Both of these phenomena are true—until they aren’t. In very windy conditions, just when you need solid holding the most, the boat will be pushed with enough force to overcome the weight of the chain, which is now bar-tight, thereby eliminating both of the catenary’s beneficial effects.
I’ve always been a big fan of hybrid rodes—chain plus rope. Reducing the total chain length keeps a lot of weight out of the bow of the boat, right where you don’t want it, making for a better sailboat at sea. Rope, specifically 8-strand plaited, has a degree of built-in shock absorption that makes gusty nights on anchor quieter and safer. And in a real pinch, if you need to bail on an anchorage in a hurry (such as if another boat is dragging down onto you, as happened to us in Bermuda), rope is much easier to cut than chain.
On all of our boats we use about 120 feet of G4-grade chain, spliced to another 200 feet of 8-strand plaited polyester. In average conditions at normal depths, we’re typically anchored on chain only with a polyester snubber. When it’s really windy, or extra deep, we deploy to the rope, add a chafe guard at the bow roller, and sleep soundly.
If you already have all-chain and want a simple safety upgrade, an extra-long snubber is the key. This setup likely saved my friend Tom’s boat from disaster in the Bahamas during a violent derecho frontal passage that saw winds gusting over 90 knots in the Exumas. Tom had anchored his Ericson 35, Jubilee, on a big Rocna with an all-chain rode but used a 50-foot snubber to secure the boat. At the height of the storm, this long snubber provided enough shock absorption to keep the Rocna firmly dug in and his boat safe. At least a dozen other boats that night wound up on the beach for lack of solid ground tackle.
Electric windlasses are so useful and make anchoring and retrieving an anchor so much faster (and safer) that it’s hard to argue against them for any boat over 40 feet.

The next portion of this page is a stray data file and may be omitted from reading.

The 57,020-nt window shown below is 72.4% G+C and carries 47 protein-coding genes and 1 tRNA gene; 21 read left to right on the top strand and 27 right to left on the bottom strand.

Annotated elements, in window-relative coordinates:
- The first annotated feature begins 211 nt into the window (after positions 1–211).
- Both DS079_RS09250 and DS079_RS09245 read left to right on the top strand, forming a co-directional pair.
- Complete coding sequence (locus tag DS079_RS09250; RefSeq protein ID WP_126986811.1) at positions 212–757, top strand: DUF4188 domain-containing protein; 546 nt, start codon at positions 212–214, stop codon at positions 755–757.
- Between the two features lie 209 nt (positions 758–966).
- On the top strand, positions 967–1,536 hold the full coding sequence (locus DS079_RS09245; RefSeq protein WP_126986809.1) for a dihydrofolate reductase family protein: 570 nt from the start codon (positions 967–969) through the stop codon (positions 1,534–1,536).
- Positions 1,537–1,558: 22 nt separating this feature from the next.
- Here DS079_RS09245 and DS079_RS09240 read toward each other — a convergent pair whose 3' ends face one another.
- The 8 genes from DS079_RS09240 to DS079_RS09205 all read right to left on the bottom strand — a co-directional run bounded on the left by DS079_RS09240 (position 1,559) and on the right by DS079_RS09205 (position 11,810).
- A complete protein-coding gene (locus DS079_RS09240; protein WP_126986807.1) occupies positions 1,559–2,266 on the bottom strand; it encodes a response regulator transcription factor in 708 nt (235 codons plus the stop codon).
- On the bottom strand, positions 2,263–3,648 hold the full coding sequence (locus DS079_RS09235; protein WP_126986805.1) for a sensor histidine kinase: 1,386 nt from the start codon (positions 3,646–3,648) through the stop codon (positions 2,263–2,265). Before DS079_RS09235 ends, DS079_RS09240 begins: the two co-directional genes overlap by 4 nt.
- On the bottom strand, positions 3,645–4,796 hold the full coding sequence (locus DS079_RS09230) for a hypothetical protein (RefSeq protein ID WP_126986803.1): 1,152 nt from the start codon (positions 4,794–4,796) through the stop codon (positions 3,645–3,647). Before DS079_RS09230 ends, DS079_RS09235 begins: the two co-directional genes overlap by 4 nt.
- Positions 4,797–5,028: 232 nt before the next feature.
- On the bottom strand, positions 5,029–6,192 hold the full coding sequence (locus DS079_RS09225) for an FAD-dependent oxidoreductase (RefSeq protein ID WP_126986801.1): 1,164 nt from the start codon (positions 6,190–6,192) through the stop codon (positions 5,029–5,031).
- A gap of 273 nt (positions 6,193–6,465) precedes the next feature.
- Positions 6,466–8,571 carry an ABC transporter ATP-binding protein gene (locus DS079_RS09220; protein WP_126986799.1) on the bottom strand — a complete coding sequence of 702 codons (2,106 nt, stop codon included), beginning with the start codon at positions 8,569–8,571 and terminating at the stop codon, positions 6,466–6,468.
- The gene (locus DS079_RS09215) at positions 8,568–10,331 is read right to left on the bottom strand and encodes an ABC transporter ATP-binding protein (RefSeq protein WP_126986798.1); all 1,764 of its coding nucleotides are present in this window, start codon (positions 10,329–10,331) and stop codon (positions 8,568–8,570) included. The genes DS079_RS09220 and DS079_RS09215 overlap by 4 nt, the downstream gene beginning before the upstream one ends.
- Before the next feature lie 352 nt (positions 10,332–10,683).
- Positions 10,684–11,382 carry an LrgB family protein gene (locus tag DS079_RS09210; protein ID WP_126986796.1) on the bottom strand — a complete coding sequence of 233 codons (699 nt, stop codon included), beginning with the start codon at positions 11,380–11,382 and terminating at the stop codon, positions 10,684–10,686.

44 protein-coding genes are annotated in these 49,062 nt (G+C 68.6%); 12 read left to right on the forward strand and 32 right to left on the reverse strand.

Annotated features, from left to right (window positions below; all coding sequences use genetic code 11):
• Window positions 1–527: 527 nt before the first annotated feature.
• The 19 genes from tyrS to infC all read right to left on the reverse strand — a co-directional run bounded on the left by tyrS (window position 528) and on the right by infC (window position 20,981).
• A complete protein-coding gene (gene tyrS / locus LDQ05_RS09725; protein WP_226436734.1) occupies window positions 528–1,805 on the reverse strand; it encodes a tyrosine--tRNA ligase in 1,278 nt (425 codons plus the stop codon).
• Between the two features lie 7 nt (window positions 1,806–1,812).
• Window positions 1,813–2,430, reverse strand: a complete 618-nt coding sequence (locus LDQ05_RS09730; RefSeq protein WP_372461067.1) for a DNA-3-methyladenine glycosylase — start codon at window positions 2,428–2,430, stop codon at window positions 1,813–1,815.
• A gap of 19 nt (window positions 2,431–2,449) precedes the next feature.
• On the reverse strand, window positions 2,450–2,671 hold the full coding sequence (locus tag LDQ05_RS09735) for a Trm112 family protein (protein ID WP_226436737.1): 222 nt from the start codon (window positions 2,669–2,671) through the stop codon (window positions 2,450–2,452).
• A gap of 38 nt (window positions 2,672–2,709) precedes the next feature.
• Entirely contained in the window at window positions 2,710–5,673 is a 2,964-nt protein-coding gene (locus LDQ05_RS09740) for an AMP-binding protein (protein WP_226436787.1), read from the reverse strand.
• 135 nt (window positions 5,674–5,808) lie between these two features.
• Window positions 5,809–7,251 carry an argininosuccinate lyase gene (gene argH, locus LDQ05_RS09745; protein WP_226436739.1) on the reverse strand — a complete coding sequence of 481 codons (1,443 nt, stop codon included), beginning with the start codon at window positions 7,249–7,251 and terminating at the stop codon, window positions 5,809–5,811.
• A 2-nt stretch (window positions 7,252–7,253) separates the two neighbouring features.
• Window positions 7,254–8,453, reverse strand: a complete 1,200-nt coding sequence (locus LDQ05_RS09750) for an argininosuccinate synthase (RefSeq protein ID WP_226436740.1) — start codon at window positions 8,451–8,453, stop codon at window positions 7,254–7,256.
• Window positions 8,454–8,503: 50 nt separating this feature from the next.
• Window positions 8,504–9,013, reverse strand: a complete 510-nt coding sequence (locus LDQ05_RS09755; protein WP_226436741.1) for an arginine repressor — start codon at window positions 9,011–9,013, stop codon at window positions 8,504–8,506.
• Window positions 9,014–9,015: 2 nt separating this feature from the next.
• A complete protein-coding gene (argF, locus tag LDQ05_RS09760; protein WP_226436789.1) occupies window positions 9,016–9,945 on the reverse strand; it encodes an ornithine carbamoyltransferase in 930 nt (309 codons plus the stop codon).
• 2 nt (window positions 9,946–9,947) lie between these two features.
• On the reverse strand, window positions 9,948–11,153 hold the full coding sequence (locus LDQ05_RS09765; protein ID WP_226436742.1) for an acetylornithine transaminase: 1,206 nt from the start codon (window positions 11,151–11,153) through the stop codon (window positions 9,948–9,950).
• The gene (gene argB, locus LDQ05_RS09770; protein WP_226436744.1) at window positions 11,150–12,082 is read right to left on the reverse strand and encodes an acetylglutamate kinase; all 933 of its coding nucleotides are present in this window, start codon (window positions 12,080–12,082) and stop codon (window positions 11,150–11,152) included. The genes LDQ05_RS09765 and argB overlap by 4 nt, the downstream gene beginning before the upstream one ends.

Keys to proper windlass sizing are the total weight of the anchor and all of its rode, plus some safety factor. Add the anchor and its rode and imagine hoisting it up from the bitter end, in deep enough water that it won’t touch bottom. That’s your windlass size.
If you use a hybrid rode, make sure that the wildcat (aka gypsy) can accommodate chain and rope, and make sure both are sized properly. I’ve always preferred Maxwell windlasses for what that is worth, and we have a new Maxwell RC-12HD installed on Falken.
What would you do if you needed to ditch your anchor in a hurry? What if the windlass fails when you prepare to leave harbor one day? What if your electrical system fails, rendering your working windlass inoperable?
Think about these scenarios and how they will affect your choice of ground tackle. If you opt for all chain, make sure the bitter end is attached to the inside of the chain locker with a length of rope long enough that it’ll emerge on deck if you need to dump your anchor and cut it free in a hurry. Create a system using the boat’s onboard winches and old halyards tied to the rode with a rolling hitch to lift the anchor in the event of power failure. Practice these scenarios so when—not if—the time comes, you’ll know exactly what to do.
A well-thought-out ground tackle system will make you safer on anchor and help you and your neighbors sleep more soundly. It’ll make cruising more fun. You’ll have the confidence to choose to anchor out rather than stay in a marina and to trust your own (free) ground tackle over that paid-for mooring ball whose business end you know nothing about.